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Exotic pets with easy care requirements?

Which exotic animals are the best pets? Are there unique animals that are easy to care for? All of these are frequently asked questions for which there are no objective “true” answers. With all pets, the owner must exercise a certain amount of care There are no pets for everyone.

The effective answer to this question depends strictly on what the owner is ready to care for the animal. what the owner expects from the animaland what you are willing to spend. The rarer your pet, the more likely you are to spend on veterinary care from a veterinarian who specializes in exotic and wildlife.

What is an exotic pet?

  • Most animals that are not domesticated or unusual are considered exotic.
  • Some animals that are technically exotic (not domesticated or hardly different from their wild ancestors) are not considered as such, as are many birds and fish.
  • Ferrets, dwarf hedgehogs, and chinchillas are sometimes considered exotic pets, but they are domesticated, which sets them apart physically and mentally from their wild ancestors.

To avoid recommending less exciting animal species, only semi-domesticated animals, parrots and reptiles are listed here, and yet they require more care than they are normally given, such as: B. Parrots. Exotic pets listed here are classified as simpler due to the following reasons:

  • Less potential for house destruction (or lack of need to move freely around the house)
  • Not excessive social needs (most birds and mammals need something)
  • Adequate housing needs
  • Easy to meet nutritional needs
  • Small size
  • Many other properties that make it easier to provide them with adequate wellbeing.

Desired pet qualities

Reasonable cage requirements (no outside or large cage requirements)

Little or no odor

Little or no destructive tendencies (house manners)

Low aggression

The need for enrichment is easier to meet

1. Hedgehog

A hedgehog is not a rodent, nor are they related to porcupines. They are in a subfamily known as Erinaceinae (Originally known as insectivores.) Hedgehogs deserve first spot on this list because they are the easiest to care for while also being "exotic" (although the shapes in pet stores differ slightly from the wild ones, making them domesticated).)

  • Hedgehogs are not social, so only one should be housed per enclosure. This makes them pets who are not subject to separation anxiety, and they are suitable for people who are traveling.
  • They are suitable for those who don't want a long-lived pet as their life expectancy is around 57 years.
  • Hedgehogs have a simplified diet, which can consist of high-quality food and / or fruits and insects. They are common enough that many pet stores sell groceries for them.
  • Hedgehogs can be a bit temperamental, but they tame themselves with proper handling and habituation.
  • The right quarters for a 'Hedgie' only have to consist of a sufficiently large terrestrial enclosure.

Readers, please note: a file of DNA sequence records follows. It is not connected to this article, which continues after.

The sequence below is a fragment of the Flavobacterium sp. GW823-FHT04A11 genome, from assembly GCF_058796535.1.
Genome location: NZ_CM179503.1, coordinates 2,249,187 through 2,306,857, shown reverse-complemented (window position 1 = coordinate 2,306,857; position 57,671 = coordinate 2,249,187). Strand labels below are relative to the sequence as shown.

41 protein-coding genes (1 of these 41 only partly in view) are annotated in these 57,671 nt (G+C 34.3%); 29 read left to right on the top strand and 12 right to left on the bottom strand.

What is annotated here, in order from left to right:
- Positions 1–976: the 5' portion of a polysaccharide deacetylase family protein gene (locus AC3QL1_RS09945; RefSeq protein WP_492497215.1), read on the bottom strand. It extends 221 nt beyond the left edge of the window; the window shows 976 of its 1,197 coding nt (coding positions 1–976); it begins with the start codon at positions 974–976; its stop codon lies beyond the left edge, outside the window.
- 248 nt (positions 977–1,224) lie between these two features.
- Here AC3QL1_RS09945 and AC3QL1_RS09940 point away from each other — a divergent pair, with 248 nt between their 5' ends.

Hedgehogs can even be pets of children due to their easy care. Be prepared for the cleansing associated with frequent bowel movements.

2. Rodents: chipmunks, degu, spiny mice and prairie dogs

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There are many rodents that are exotic pets too - some are more interesting and unusual than others. These include:

  • Degus. These look like large gerbils, but are more related to chinchillas and guinea pigs. Degus are very social and it is recommended that they be housed with more than one person. You should have enough space to meet your exercise needs.
  • Flying squirrel. They are simpler than sugar gliders, have reasonable cage requirements, and are very affectionate with their owners.
  • Prairie dogs. As a rule, prairie dogs are not born until spring. They are loving pets that can be trained. They are social so the owner needs to spend some time with them. The cage should be big enough. The prairie dog's diet is simple and includes fresh hay, grasses, pellets, fruits, and vegetables. The Oxbow brand for prairie dog food is good. In terms of aggressive tendencies, this species can have the most problems in this area when it comes to strangers (people the animal was not raised with). Be aware of their strong territorial instincts.
  • Chipmunk. As an active species of squirrel, chipmunks need the most space in relation to their size. A larger bird cage is recommended and there must be plenty of enrichment facilities to encourage foraging. They aren't the best pets to deal with, but they are more interesting than your typical hamster. Some breeders have produced white Siberian chipmunks.
  • Prickly mice. These small pets are not the domesticated mice commonly sold in stores, but they do require similar care. An omnivorous diet, a spacious glass aquarium and an exercise bike are essential.
  • Patagonian guinea pigs. Patagonian guinea pigs should also be mentioned here. They do best as outdoor pets, which can be done if you have a farmhouse or large yard. These rodents are very large.

There are a few different types of exotic rodent species, but some are difficult to acquire in the United States due to a recent embargo on species from Africa. These species include bush-tailed thrushes, gerbils and rats with a Gambian pouch.

3. Short-tailed opossum

It may look like a rodent, but the short-tailed opossum is actually a marsupial like sugar gliders, koalas, and wallabies. Unlike sugar swifts, which require more care, opossums are loners and must be housed alone. Their housing needs are very similar to those of a nice, spacious gerbil enclosure (with levels), with exercise bikes, hamster water bottles, and typical rodent bedding to suit their physical requirements. You need an omnivorous diet that is higher in animal protein. This can be a mix of prepared diets for hedgehogs, ferrets, and dogs that contain insects, vegetables, and fruits.

4. Non-domestic canines: Fennec Fox and Domesticated Fox

Both the fennec fox and specifically Russian domesticated silver fox appear on this list, but with a note of caution. Their non-domesticated traits could make them a challenge to a person who expects tame behavior from dogs and cats.

The fennec and silver fox are canids, which means they are active predators. So you need space like a domesticated dog. When locked up, they should be sizeable and should be let out of the cage frequently. The smallest recommended cage for Fenneken is a tiered ferret cage. They act more like cats because they are more independent. They can also be loud and play wild.

  • 6 Exotic Wild Dogs (not domesticated) kept as pets | our siteEverything about exotic dogs, wolves, coyotes, foxes and more.